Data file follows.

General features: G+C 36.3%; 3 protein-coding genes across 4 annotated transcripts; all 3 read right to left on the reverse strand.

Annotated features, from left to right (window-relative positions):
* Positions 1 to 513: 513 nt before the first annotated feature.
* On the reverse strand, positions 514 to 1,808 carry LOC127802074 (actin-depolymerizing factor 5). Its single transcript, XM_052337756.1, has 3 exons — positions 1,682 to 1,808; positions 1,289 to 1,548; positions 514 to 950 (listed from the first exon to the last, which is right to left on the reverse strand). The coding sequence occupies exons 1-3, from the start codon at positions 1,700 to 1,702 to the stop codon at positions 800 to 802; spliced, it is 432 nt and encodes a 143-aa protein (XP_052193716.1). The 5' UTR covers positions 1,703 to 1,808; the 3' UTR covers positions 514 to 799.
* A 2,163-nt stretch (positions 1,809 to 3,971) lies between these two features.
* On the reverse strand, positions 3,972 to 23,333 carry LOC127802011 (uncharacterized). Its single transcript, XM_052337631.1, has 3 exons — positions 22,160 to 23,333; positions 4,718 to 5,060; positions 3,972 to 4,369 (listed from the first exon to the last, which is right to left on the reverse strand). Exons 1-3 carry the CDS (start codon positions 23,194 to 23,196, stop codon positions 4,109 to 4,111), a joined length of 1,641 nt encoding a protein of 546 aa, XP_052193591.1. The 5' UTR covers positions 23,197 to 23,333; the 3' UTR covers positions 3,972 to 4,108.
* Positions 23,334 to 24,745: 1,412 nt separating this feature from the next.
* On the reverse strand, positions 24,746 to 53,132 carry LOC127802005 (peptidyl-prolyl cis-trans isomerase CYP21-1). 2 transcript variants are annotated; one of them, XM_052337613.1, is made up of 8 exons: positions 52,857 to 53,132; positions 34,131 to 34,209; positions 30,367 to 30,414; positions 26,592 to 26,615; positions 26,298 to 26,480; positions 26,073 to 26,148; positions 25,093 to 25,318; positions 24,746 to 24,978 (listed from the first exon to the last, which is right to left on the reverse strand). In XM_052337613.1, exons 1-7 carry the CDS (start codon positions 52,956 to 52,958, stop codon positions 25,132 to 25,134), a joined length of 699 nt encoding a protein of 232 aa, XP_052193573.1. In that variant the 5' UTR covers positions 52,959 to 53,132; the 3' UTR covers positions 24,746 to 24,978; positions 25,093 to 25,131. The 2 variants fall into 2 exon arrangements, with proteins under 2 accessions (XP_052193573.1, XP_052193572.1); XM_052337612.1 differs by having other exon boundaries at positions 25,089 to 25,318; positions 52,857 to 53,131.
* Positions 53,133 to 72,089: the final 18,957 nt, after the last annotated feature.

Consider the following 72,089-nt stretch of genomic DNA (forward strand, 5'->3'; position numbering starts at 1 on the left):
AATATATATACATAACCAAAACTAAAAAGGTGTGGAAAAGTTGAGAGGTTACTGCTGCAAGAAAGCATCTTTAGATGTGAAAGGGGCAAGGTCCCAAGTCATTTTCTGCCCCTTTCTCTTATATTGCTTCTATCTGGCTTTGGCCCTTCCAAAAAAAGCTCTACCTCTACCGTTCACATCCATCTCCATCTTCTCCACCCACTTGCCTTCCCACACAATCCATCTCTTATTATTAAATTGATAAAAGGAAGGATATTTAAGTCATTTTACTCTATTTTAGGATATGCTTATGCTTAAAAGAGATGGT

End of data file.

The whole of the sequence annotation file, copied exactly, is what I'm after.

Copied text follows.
General features: G+C 36.3%; 3 protein-coding genes across 4 annotated transcripts; all 3 read right to left on the reverse strand.

Annotated features, from left to right (window-relative positions):
* Positions 1 to 513: 513 nt before the first annotated feature.
* On the reverse strand, positions 514 to 1,808 carry LOC127802074 (actin-depolymerizing factor 5). Its single transcript, XM_052337756.1, has 3 exons — positions 1,682 to 1,808; positions 1,289 to 1,548; positions 514 to 950 (listed from the first exon to the last, which is right to left on the reverse strand). The coding sequence occupies exons 1-3, from the start codon at positions 1,700 to 1,702 to the stop codon at positions 800 to 802; spliced, it is 432 nt and encodes a 143-aa protein (XP_052193716.1). The 5' UTR covers positions 1,703 to 1,808; the 3' UTR covers positions 514 to 799.
* A 2,163-nt stretch (positions 1,809 to 3,971) lies between these two features.
* On the reverse strand, positions 3,972 to 23,333 carry LOC127802011 (uncharacterized). Its single transcript, XM_052337631.1, has 3 exons — positions 22,160 to 23,333; positions 4,718 to 5,060; positions 3,972 to 4,369 (listed from the first exon to the last, which is right to left on the reverse strand). Exons 1-3 carry the CDS (start codon positions 23,194 to 23,196, stop codon positions 4,109 to 4,111), a joined length of 1,641 nt encoding a protein of 546 aa, XP_052193591.1. The 5' UTR covers positions 23,197 to 23,333; the 3' UTR covers positions 3,972 to 4,108.
* Positions 23,334 to 24,745: 1,412 nt separating this feature from the next.
* On the reverse strand, positions 24,746 to 53,132 carry LOC127802005 (peptidyl-prolyl cis-trans isomerase CYP21-1). 2 transcript variants are annotated; one of them, XM_052337613.1, is made up of 8 exons: positions 52,857 to 53,132; positions 34,131 to 34,209; positions 30,367 to 30,414; positions 26,592 to 26,615; positions 26,298 to 26,480; positions 26,073 to 26,148; positions 25,093 to 25,318; positions 24,746 to 24,978 (listed from the first exon to the last, which is right to left on the reverse strand). In XM_052337613.1, exons 1-7 carry the CDS (start codon positions 52,956 to 52,958, stop codon positions 25,132 to 25,134), a joined length of 699 nt encoding a protein of 232 aa, XP_052193573.1. In that variant the 5' UTR covers positions 52,959 to 53,132; the 3' UTR covers positions 24,746 to 24,978; positions 25,093 to 25,131. The 2 variants fall into 2 exon arrangements, with proteins under 2 accessions (XP_052193573.1, XP_052193572.1); XM_052337612.1 differs by having other exon boundaries at positions 25,089 to 25,318; positions 52,857 to 53,131.
* Positions 53,133 to 72,089: the final 18,957 nt, after the last annotated feature.

Consider the following 72,089-nt stretch of genomic DNA (forward strand, 5'->3'; position numbering starts at 1 on the left):
AATATATATACATAACCAAAACTAAAAAGGTGTGGAAAAGTTGAGAGGTTACTGCTGCAAGAAAGCATCTTTAGATGTGAAAGGGGCAAGGTCCCAAGTCATTTTCTGCCCCTTTCTCTTATATTGCTTCTATCTGGCTTTGGCCCTTCCAAAAAAAGCTCTACCTCTACCGTTCACATCCATCTCCATCTTCTCCACCCACTTGCCTTCCCACACAATCCATCTCTTATTATTAAATTGATAAAAGGAAGGATATTTAAGTCATTTTACTCTATTTTAGGATATGCTTATGCTTAAAAGAGATGGT